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MLA Rowswell reflects on Legislative duties during the pandemic

Speaking to the Rotary Club of Lloydminster, Vermilion-Lloydminster-Wainwright MLA Garth Rowswell reflected on the past year in the Legislature and some of his work advocating on behalf of the region.

Rowswell says he is now a part of the Pacific NorthWest Economic Region committee which includes representatives from British Columbia, Alberta, Saskatchewan, the Yukon and Northwest Territories as well as from the states of Alaska, Idaho, Oregon, Montana, Washington. The committee aims to increase the economic well-being of the areas through collaboration and coordinated policy change.

“We get together and make sure we’re dealing with issues before a legislation might go too far or to fight back as a group and work towards regional economic cooperation.”

One of those opportunities Rowswell and Mayor Gerald Aalbers have talked about is the possibility of introducing a small modular nuclear reactor (SMR) to the area. The federal government announced their SMR Action Plan at the end of 2020 with the governments of Alberta, Saskatchewan, Ontario and New Brunswick signing a memorandum of understanding to work together to develop SMRs.

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“Who knows what economic opportunities are out there to take advantage of and that’s where I’ll be. I know Mayor Gerald [Aalbers] is very aggressive about looking for new opportunities and if something comes up that I think fits I’ll definitely introduce it to him.”

Outside of that, Rowswell says he will continue to look for ways to support the oil and agriculture companies in the area including revisiting a possible SAGD project near Clarke Lake, south of Kitscoty. He says the project is dependent on a royalty review.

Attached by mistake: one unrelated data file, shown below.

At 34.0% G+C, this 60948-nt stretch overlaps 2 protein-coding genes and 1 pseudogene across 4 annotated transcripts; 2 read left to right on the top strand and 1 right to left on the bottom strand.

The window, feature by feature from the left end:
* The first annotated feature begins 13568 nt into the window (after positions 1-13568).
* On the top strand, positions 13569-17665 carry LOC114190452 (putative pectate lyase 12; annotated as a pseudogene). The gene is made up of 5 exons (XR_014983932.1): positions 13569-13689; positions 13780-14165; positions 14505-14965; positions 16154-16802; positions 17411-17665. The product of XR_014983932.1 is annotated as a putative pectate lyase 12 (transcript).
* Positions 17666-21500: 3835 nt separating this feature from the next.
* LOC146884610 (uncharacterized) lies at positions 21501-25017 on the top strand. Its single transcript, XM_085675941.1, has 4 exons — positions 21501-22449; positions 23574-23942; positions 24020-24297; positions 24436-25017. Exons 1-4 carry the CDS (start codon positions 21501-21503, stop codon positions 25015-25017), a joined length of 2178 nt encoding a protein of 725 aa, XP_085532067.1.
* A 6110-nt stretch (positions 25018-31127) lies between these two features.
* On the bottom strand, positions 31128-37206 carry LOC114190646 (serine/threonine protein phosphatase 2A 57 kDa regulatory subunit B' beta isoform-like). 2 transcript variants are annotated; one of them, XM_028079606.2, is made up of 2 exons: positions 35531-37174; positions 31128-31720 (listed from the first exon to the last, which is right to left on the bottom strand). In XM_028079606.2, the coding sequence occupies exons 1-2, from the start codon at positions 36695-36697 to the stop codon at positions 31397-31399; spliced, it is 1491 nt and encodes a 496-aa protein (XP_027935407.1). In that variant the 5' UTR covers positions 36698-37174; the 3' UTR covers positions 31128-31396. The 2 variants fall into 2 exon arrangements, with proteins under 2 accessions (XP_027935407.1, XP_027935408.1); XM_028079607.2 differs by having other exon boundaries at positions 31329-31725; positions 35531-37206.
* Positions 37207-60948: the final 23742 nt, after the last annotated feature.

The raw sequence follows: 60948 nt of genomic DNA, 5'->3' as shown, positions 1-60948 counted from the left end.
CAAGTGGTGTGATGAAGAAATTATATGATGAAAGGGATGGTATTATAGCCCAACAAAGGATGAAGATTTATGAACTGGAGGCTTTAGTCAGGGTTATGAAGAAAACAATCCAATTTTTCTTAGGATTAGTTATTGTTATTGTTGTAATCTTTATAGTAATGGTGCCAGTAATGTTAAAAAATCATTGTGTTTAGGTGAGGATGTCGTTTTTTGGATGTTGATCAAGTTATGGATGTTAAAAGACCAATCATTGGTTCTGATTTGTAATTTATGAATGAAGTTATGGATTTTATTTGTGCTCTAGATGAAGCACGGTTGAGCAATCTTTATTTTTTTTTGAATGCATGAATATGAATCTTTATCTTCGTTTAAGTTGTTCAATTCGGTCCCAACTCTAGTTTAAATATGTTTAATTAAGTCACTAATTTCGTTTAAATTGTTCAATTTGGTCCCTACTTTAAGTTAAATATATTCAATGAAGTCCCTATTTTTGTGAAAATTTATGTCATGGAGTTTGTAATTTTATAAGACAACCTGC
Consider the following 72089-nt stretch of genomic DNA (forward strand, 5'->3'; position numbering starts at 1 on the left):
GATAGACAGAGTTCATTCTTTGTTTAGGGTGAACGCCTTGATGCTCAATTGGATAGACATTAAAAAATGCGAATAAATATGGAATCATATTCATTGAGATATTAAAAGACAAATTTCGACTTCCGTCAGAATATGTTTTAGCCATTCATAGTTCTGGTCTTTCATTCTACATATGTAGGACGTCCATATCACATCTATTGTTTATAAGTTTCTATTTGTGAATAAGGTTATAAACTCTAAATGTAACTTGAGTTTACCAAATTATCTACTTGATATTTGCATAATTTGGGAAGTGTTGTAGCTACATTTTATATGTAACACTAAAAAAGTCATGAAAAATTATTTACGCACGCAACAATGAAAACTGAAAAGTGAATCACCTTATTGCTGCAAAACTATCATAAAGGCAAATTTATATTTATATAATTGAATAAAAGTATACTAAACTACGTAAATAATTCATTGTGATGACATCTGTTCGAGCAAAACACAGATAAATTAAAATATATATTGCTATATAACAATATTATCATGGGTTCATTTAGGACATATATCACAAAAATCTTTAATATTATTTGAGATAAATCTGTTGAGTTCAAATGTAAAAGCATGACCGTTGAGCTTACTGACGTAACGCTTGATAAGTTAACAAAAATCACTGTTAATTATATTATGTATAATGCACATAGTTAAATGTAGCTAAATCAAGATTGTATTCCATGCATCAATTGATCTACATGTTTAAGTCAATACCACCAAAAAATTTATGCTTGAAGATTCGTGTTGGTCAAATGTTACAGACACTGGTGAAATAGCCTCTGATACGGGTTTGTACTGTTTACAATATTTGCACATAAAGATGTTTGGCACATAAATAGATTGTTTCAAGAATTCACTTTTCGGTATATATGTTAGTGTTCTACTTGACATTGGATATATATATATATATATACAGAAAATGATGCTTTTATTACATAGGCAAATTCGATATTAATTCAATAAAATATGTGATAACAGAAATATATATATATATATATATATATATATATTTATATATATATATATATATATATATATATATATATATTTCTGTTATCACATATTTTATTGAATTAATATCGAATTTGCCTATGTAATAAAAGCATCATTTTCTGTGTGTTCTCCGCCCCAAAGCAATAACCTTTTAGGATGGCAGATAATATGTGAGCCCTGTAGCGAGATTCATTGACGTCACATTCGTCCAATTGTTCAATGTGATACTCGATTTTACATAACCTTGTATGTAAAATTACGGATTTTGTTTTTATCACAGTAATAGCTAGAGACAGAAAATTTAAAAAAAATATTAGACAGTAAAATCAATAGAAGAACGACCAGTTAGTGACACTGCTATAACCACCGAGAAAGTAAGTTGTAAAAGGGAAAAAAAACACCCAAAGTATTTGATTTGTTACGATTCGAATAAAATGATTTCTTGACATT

Inside of the Legislature, he says there were two major Bills that affected the area. The UCP government passed Bill 10, the Public Health Emergency Powers Amendment Act, at the beginning of the pandemic. The legislation would allow a cabinet minister to make legislative changes without the approval of the legislature.

Once the bill passed, a special committee was formed to look at the Public Health Act and its amendments. Rowswell says he was a part of group to review it and ensure it wasn’t abusing Albertans civil liberties. Health Minister Tyler Shandro has said the committee would make a report which will form the basis of a bill to modernize the Health Act. It will repeal Bill 10 and other sections of the bill added in 2002 following the 9/11 terrorist attacks.

Rowswell adds one of the changes will be remove the government’s power to enforce mandatory vaccinations.

“There should be legislation this spring that’ll change those rules. We’re not only getting to change those things but we’re also going to get rid of that minister’s ability to make a new law or even change a new law. We’re going to go pre-2001 on that. That was our recommendation as a committee and we’ll see how that goes when we get in there.”

Another piece of legislation Rowswell says he had a hand in was Bill 46. Part of the legislation would make changes to the Health Information Act and improve information sharing between health delivery providers for communities like Lloydminster.

“It was controversial. The privacy commissioner felt that it would make it difficult for her to do her job because she oversees the privacy of individuals but wasn’t allowed to enforce it on the Saskatchewan side of the border. These are issues that are going to be addressed, but we finally have it now that we can do this. Colleen Young, as soon as we got it passed on the Alberta side, she got a hold of me and said send me the stuff and I’ll get to work on my side so we can have that exchange of information back and forth.”

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The legislation also requires regulatory colleges to be seperated from professional associations, creates a centralized public online registry of health-care workers and regulates health-care aides. It received royal assent on December 9, 2020 and went into effect the same day.

When asked about the UCPs promise to protect property rights, Rowswell says there is a private members bill addressing that concern. Brooks-Medicine Hat MLA Michaela Glasgo is heading Bill 206, the Property Rights Statutes Amendment Act, which had its second reading in November. The bill will allow property owners to bring a claim forward when the Crown rescinds statutory consent that may lead to financial loss for the holder.

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